Retail Clinics Could Boost Access to Health Care
"Political leaders across the country seeking to expand government's role in health care should take note" of the "rapidly expanding" retail clinic industry, which provides U.S. residents "more accessible and more affordable health care," Grace-Marie Turner, president of the Galen Institute, writes in a Wall Street Journal opinion piece.
Turner notes that about 22% of patients who visit retail clinics are uninsured, according to a Harris Interactive poll conducted in March for the Journal. The clinics have increased competition, causing drug prices to drop and spurring some physicians to extend their office hours, according to Turner.
She continues, "This industry is in its infancy and will hardly register in our nation's $2 trillion-plus health care bill," but "these limited-service clinics could be the disruptive innovator in our health care system." Turner adds that the federal government likely will "get in the way ... with protectionist policies that throw up more regulatory barriers to entry."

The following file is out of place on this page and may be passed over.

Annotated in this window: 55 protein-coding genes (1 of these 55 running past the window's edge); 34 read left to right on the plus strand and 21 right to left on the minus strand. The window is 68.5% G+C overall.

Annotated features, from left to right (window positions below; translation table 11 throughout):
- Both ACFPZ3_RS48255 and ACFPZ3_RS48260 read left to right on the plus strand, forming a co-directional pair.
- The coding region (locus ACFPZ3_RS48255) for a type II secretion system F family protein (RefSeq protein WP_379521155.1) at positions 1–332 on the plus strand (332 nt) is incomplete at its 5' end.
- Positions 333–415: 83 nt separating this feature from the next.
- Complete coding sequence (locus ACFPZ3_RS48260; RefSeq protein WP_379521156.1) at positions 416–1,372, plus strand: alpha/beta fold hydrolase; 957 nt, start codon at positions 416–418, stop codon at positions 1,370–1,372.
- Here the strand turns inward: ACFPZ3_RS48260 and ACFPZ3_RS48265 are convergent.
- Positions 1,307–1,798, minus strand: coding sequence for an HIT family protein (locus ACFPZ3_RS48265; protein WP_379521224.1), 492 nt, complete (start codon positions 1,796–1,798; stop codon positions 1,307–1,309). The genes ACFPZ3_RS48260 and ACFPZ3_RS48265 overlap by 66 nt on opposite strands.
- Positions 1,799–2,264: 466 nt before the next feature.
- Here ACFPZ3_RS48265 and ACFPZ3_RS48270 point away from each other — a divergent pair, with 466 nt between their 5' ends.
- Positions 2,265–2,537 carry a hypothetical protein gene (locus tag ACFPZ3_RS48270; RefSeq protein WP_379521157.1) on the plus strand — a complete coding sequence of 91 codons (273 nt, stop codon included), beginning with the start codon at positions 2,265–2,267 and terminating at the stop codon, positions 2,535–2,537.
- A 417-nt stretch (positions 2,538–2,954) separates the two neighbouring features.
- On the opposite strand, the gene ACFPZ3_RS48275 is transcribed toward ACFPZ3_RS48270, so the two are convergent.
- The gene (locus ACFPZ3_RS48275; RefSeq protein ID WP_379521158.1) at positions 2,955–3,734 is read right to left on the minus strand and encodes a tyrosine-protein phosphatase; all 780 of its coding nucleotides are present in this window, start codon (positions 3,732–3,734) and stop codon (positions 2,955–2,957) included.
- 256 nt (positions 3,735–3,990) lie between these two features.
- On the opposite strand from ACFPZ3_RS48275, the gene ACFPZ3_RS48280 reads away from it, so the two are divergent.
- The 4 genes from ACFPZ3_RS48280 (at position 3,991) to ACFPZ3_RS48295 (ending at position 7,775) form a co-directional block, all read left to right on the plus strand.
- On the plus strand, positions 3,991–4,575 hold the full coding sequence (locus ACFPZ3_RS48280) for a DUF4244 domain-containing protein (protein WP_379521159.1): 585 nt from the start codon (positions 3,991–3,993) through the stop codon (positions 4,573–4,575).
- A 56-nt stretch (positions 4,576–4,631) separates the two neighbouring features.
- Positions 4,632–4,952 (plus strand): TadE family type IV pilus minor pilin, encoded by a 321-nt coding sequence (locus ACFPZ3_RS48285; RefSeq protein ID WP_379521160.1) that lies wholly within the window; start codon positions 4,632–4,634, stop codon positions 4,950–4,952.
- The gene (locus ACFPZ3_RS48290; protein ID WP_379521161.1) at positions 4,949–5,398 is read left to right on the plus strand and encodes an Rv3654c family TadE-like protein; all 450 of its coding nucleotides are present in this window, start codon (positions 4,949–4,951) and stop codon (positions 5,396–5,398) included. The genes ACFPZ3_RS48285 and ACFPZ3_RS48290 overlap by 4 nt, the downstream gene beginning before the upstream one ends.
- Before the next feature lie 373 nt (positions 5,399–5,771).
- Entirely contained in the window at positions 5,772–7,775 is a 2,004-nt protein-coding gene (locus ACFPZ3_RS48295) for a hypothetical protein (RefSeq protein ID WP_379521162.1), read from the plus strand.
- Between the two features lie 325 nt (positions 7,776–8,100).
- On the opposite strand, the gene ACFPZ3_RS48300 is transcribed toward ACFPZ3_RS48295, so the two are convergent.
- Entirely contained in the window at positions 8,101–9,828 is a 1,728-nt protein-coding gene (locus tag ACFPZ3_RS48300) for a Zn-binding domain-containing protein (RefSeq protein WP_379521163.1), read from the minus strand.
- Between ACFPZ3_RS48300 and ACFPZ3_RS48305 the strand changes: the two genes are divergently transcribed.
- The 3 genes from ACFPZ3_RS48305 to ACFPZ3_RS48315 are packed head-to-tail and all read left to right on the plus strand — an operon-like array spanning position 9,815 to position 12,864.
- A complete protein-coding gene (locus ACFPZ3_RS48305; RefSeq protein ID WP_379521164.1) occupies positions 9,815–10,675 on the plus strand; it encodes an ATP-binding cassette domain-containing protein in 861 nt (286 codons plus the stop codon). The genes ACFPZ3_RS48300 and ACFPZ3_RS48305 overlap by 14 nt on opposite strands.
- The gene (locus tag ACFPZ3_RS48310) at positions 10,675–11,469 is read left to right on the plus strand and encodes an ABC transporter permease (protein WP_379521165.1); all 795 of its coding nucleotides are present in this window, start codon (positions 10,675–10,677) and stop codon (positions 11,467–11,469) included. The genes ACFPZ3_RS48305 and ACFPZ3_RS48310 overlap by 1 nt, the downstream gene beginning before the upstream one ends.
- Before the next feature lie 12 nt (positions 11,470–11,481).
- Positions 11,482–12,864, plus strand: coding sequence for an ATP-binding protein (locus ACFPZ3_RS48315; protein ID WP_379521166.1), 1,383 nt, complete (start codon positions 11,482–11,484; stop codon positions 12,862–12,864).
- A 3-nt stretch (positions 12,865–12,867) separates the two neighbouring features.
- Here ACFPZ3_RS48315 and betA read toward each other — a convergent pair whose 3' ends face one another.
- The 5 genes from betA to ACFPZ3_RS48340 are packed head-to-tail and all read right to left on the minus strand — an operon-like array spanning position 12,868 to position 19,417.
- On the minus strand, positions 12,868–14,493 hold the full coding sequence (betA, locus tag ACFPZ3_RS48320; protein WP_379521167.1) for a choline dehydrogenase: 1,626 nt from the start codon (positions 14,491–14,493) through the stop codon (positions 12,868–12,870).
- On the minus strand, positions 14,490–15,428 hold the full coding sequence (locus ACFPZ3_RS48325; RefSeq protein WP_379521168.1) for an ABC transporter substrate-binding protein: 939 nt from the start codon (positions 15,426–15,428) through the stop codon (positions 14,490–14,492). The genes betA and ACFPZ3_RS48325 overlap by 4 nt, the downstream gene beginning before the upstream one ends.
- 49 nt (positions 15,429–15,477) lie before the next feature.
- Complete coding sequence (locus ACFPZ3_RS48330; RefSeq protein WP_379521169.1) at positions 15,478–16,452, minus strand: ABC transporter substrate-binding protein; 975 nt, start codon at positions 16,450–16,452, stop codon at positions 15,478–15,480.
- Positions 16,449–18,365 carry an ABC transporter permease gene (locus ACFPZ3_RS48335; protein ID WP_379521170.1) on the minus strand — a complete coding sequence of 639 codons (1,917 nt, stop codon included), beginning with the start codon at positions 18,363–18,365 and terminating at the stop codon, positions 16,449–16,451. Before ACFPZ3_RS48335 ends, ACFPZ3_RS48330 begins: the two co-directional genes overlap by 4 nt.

However, retail clinics "could be just the beginning of consumer-friendly innovations, if Congress were to change tax policies in a way that would allow people to have more control over their health spending, as President Bush has proposed," according to Turner. She recommends that U.S. residents be given "the same tax benefits whether they get their health insurance at work or on their own" and that they have the opportunity to purchase coverage across state lines or through groups such as churches, labor unions and professional or trade organizations.
Turner notes that with "many congressional leaders hostile to free-market solutions, these policy changes are unlikely in the next two years." She concludes, "But as consumers get a taste of what consumer-friendly health care is like, they may well demand that the top-down centralized health care delivery of the 20th century give way to a system more in tune with the demands of 21st-century consumers seeking greater value and efficiency" (Turner, Wall Street Journal, 5/14).